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As you may have noticed, lower than normal airfares come and go very quickly – often within a matter of hours. This happens so quickly that I know many families miss out on the sales because they just aren’t able to get everything in order fast enough to be able to commit to pulling the trigger on non-refundable reservations. I can relate to that dilemma completely, but the reality is that you can commit risk free in many cases to “non-refundable” tickets without having any penalties if you realize the flight won’t actually work for your family within 24 hours.
This is thanks to a Department of Transportation rule, consumers must be able to either hold an airfare reservation at the quoted fare for 24 hours without payment or be allowed to cancel a reservation within 24 hours without penalty if the reservation is made at least 7 days (168 hours) before departure. So, this 24 hour window to hold or cancel isn’t something airlines offer from the goodness of their heart – it is something they have to do in the United States. This means even notoriously fee-hungry airlines like Spirit Airlines give you the option to cancel and refund reservations penalty free in the first 24 hours.
This week I actually had to use this penalty-free cancellation option for the first time in a while when I was accidentally a week off in booking flights for Grandma to come back and
visit help out with Baby S next month. I didn’t even realize the error, but thankfully Grandma caught the error within a couple hours when I sent her the itinerary, so we were able to go online and change the United flights to the correct week without any fees or penalties because of the DOT’s 24 hour rule. We also could have simply refunded the trip if we no longer needed the flights. Had we missed the 24 hour window there would have been a very painful $200 fee to change the flights – which was almost as much as the flights cost in the first place.
It is important to note that while most airlines allow for penalty free cancellations within 24 hours, American Airlines instead takes the route of allowing you to place flights on hold for free for 24 hours. This can be super helpful if you want to purposefully hold flights while you think about it, but it also means that you don’t have the option to cancel penalty free in the event you accidentally make a mistake while purchasing the tickets the way I did earlier this week.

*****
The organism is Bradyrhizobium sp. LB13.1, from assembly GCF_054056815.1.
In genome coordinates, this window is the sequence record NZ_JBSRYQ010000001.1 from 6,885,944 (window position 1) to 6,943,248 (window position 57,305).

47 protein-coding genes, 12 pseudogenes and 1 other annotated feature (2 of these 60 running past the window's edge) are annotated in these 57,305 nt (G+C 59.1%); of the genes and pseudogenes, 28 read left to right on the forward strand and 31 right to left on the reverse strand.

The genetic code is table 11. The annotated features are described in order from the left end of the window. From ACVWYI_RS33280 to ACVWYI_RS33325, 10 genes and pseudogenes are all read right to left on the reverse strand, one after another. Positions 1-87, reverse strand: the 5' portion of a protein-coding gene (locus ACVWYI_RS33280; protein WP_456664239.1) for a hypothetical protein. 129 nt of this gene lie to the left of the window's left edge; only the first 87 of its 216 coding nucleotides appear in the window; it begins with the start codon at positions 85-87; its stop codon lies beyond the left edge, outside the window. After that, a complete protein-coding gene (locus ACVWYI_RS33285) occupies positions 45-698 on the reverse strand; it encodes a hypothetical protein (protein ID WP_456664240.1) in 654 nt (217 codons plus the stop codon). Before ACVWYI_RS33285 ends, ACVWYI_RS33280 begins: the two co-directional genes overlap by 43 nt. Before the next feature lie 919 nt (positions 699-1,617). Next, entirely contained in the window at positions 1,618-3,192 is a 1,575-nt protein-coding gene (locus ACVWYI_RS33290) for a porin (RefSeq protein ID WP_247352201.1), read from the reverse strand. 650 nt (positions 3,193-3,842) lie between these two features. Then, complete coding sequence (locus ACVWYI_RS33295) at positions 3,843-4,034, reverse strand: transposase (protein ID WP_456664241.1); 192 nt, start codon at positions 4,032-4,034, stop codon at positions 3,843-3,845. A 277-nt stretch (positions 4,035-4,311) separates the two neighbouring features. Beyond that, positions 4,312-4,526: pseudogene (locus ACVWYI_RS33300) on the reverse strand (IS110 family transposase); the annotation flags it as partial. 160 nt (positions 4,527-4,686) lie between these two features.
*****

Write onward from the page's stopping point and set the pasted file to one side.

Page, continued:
There are pros and cons to both approaches airlines take to meeting the DOT’s 24 hour requirement, but in both cases you really can take advantage of airfare sales that pop up even if you aren’t 100% sure of your plans at the time of purchase. I’ve seen way too many friends and family members kick themselves for missing out on things like $400 round trip tickets to Hawaii or $70 tickets to Chicago because they need to “talk to their partner first” or they need to “line up someone to watch the kids”. Yes, those are obviously very important things to do, but remember you can actually pull the trigger on the airfare first (or put the flights on hold in the case of American) and then tie up the loose ends within 24 hours.
Thankfully, you can also have 24 hours to fix your sleep deprived reservation date glitches the way I did this week as long as someone catches the error in time.
Have you ever had to use the penalty-free 24 hour refund rule?